Scarcity is the idea that if someone else gets a publishing slot that there is not one available for you. Thus if publishers are actively seeking work by diverse authors, white authors will find it harder to get a contract.
The problem is that in children’s publishing, this is a myth. I know, I know. Some editor or agent said that they don’t want your book. They told you that they are currently focusing on books by BIPOC authors. Or someone that you know said this happened to them. They simply cannot sell because all the slots are going to those OTHER authors.
Rot and rubbish.
No really. That’s what it is.
This may be what they were told by an agent who didn’t want to say, “Your characters are painfully flat” or “Your plot is predictable.” After all, writers sometimes get defensive.
Watch the video above. Linda Sue Park does a very good job of explaining it. From 2018 to 2019, the number of books written by BIPOC author did grow. But, and this is the part you need to pay close attention to, so did the numbers of books by white authors.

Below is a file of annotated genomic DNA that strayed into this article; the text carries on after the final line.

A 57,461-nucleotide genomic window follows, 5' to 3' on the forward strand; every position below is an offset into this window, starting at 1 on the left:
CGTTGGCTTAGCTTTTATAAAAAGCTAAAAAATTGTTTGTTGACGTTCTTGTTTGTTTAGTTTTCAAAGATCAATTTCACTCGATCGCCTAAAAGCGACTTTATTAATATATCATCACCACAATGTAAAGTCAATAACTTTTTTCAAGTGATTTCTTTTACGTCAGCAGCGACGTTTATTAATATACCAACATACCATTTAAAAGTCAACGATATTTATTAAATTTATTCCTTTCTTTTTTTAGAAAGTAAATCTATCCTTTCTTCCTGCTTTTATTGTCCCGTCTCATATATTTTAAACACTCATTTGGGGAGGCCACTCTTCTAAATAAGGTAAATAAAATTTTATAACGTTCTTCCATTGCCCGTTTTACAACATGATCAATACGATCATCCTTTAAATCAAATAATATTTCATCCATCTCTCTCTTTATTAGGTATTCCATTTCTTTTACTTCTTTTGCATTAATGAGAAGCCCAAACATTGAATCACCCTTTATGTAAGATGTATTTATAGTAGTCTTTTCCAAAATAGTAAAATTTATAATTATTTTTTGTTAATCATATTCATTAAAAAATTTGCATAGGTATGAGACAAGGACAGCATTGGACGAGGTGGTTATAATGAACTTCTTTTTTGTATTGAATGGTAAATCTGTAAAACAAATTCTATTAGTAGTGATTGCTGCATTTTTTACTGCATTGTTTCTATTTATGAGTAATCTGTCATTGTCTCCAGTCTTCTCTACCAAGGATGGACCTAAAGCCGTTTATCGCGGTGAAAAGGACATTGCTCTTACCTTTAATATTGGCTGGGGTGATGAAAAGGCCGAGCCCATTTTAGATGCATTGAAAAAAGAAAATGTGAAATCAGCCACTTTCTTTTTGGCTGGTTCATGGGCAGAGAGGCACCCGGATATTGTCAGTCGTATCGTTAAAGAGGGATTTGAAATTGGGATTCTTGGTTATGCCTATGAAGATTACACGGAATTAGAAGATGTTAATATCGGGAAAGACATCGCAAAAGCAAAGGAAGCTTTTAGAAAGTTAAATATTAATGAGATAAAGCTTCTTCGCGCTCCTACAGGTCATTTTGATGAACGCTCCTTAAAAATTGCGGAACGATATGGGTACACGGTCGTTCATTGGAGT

Let me say that again. The numbers of books by white authors grew between 2018 and 2019. In fact the increase was greater than books by Asian, LatinX or any other group.
So in spite of the fact that more diverse authors were being published, there was no loss among white authors. No loss.
Publishing is not like pie. I can have a piece. You can have a piece. Her, way over there? She can have a piece too.
People are reacting out of fear. Instead of doing this, arm yourself with information and then get back to work. Write. Rewrite. And write some more. Polish your craft and then submit. Kids need all kinds of books and your book will not be sidelined simply because you are white.